England v Australia, 2nd Investec Test, Lord's, 3rd day July 20, 2013

Root's landmark day flays Australia

182

England 333-5 (Root 178*, Bell 74) and 361 lead Australia 128 by 566 runs
Scorecard and ball-by-ball details

Joe Root has shown an ability to adapt to any given match situation in his brief international career. The brief for England on a Lord's Saturday was to take the heat out of the game and bat Australia into oblivion. And so Root did. Around the time that Australia were conscious only of the fact that there was no hope, he raised his bat to celebrate a maiden Test hundred as an England opener.

"Grind them down, Joe" would have been the message. It is a rare young player who feels so comfortable with such an instruction. If an occasional back-foot drive was reminiscent of Michael Vaughan, in the first two sessions there was a touch of Geoffrey Boycott in his fastidiousness.

The benefits then accrued in a rush as England, who made 141 off 58 overs against solid but uninspired bowling in the first two sessions, piled up a further 162 in 32 overs after tea. Root's well-structured 97 blossomed into an unbeaten 178 which left his quality incontestable. England closed the third day with a lead of 566. No side has chased that to win in the fourth innings in the history of first-class cricket. Australia were not thinking about it. They were just thinking about bed.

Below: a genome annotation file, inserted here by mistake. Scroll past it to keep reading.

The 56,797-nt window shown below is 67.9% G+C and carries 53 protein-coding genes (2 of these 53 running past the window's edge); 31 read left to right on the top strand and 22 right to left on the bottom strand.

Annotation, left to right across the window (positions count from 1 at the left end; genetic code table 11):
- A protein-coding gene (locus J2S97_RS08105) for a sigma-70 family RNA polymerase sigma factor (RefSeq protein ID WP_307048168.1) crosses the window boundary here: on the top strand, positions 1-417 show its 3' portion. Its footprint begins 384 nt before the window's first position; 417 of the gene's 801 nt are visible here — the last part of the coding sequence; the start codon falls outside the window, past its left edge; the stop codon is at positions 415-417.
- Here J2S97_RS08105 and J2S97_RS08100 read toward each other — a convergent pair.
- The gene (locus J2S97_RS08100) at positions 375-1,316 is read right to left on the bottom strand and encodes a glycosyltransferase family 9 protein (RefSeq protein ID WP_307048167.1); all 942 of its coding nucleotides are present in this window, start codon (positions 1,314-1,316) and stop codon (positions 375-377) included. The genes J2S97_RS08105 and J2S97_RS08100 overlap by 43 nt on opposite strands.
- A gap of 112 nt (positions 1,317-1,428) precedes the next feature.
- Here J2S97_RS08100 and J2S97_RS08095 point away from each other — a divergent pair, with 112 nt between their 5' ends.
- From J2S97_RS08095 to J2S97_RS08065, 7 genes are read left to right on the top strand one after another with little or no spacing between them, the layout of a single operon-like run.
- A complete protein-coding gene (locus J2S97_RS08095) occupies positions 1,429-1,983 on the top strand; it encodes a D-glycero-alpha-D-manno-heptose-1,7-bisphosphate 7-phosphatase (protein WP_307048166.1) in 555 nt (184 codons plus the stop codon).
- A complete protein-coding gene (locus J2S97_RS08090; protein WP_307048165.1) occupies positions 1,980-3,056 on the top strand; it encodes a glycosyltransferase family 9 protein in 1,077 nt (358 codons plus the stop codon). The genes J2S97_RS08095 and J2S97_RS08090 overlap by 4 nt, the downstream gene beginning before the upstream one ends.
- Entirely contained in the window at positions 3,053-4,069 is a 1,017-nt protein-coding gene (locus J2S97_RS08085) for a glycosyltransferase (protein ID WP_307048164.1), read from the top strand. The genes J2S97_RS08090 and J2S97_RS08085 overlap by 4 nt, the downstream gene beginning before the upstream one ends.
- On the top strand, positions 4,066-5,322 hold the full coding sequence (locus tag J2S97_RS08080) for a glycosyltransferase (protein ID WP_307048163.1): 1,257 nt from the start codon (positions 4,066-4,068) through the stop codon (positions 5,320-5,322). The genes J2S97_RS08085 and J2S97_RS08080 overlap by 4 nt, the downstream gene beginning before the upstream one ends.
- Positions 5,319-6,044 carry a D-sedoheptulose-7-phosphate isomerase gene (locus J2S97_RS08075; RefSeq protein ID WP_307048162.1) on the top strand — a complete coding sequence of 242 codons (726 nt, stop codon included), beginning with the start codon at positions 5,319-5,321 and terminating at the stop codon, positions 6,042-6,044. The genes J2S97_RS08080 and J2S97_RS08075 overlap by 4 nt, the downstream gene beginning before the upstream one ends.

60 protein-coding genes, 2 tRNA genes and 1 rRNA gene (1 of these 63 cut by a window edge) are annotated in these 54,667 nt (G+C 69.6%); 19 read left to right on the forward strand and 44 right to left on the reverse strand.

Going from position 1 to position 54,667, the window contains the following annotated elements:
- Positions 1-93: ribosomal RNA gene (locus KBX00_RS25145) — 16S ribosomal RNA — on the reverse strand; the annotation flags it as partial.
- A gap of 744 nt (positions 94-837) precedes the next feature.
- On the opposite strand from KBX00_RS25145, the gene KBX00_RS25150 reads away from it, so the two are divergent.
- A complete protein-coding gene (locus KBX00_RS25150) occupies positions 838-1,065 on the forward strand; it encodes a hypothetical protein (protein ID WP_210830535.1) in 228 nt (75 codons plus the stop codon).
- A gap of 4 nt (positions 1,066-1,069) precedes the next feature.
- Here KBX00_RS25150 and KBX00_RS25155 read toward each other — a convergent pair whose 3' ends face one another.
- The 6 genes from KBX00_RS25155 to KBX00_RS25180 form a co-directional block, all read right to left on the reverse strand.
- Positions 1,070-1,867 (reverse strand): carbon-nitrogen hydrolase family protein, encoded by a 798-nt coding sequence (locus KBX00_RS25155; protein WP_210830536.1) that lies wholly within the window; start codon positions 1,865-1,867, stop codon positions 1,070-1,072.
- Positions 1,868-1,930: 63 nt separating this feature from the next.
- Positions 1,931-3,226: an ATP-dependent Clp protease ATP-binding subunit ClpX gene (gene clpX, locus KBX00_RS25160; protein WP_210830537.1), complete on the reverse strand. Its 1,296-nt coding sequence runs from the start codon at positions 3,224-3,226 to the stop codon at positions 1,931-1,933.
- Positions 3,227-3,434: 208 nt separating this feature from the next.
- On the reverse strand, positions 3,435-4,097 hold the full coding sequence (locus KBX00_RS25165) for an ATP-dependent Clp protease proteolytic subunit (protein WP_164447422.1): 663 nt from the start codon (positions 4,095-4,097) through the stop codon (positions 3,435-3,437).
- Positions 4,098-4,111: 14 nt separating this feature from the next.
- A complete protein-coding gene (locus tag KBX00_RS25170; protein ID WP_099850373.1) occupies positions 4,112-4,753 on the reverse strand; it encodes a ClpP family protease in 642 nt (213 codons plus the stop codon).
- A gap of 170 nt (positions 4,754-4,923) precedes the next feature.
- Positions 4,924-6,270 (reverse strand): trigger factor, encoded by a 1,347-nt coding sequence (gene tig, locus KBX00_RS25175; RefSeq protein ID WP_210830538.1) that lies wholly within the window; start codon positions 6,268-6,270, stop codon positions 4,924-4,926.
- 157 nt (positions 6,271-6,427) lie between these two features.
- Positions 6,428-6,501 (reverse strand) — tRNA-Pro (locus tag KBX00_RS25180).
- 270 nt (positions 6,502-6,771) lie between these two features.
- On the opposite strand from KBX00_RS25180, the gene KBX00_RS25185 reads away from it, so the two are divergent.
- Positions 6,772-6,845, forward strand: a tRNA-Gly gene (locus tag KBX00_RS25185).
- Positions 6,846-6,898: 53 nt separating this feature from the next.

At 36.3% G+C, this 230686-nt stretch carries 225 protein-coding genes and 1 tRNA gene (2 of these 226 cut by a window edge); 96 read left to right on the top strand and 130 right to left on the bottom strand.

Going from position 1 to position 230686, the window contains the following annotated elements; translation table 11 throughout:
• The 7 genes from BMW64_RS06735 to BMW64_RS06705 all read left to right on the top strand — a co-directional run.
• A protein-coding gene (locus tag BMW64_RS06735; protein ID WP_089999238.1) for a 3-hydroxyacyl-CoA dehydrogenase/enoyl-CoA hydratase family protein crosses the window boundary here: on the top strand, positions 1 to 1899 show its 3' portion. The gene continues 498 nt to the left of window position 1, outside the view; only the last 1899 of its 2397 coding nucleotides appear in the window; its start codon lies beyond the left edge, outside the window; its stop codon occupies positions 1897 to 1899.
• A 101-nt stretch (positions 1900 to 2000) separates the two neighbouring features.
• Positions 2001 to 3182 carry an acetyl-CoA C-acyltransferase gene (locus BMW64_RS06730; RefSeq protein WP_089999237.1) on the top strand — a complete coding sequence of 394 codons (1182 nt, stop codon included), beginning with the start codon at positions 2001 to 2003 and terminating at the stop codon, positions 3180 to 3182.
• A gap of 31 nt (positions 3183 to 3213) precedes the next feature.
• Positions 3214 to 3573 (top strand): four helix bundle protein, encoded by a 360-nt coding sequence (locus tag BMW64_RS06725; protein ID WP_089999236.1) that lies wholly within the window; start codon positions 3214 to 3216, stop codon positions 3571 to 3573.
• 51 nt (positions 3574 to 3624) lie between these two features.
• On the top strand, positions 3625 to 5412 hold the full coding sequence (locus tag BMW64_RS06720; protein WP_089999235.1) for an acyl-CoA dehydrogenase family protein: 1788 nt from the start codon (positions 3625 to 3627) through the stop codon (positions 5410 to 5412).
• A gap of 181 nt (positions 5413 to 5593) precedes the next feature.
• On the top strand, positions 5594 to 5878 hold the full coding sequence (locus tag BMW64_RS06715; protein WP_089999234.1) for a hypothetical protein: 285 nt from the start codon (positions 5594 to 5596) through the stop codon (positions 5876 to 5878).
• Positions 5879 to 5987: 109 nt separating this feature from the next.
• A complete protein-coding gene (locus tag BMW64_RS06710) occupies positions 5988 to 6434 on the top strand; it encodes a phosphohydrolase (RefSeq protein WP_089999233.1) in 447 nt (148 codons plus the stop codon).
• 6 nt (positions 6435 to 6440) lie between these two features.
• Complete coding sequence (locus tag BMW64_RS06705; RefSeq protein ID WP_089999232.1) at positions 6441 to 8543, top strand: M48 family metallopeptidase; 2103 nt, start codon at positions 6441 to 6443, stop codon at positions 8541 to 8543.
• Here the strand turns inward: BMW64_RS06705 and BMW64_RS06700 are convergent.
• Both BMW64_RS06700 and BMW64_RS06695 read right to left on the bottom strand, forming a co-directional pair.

Root took five-and-three-quarter hours for his hundred, poring over it so intently that he might have replaced his helmet with gown and mortar board. He, too, has been in his year of graduation, and now he has emerged with honours, stilling the discussion surrounding his supplanting of Nick Compton as opener at the start of the Investec Ashes series.

If he had been caught on Friday evening on 8, when wicketkeeper, Brad Haddin, and first slip Michael Clarke left the catch to each other, life might have felt different. Instead, once his hundred had been achieved and with England looking for impetus in the final session, he gambolled along, his inventiveness at its height, particularly against the left-arm spin of Ashton Agar.

Australia's quicks had shouldered a heavy workload over the past 11 days and, with Root's hundred settled eight balls after the new ball was available, Clarke chose not to take it to spare his quicks further punishment. It became an increasingly perplexing call. Root and Ian Bell became increasingly carefree until a stand of 153 came to grief when Bell, on 74, hauled a long hop from Steve Smith to midwicket.

Australia were aggrieved that Bell, when only 3, had not fallen to a catch by Smith at gully when Ryan Harris forced the edge. The umpires handed it to the TV umpire, Tony Hill, to determine if the ball had carried. It was a tough decision, as there was the vaguest suspicion that the ball might have burst through Smith's hands, but the foreshortening of a TV lens notoriously can make good catches seem illegal and it was probably out.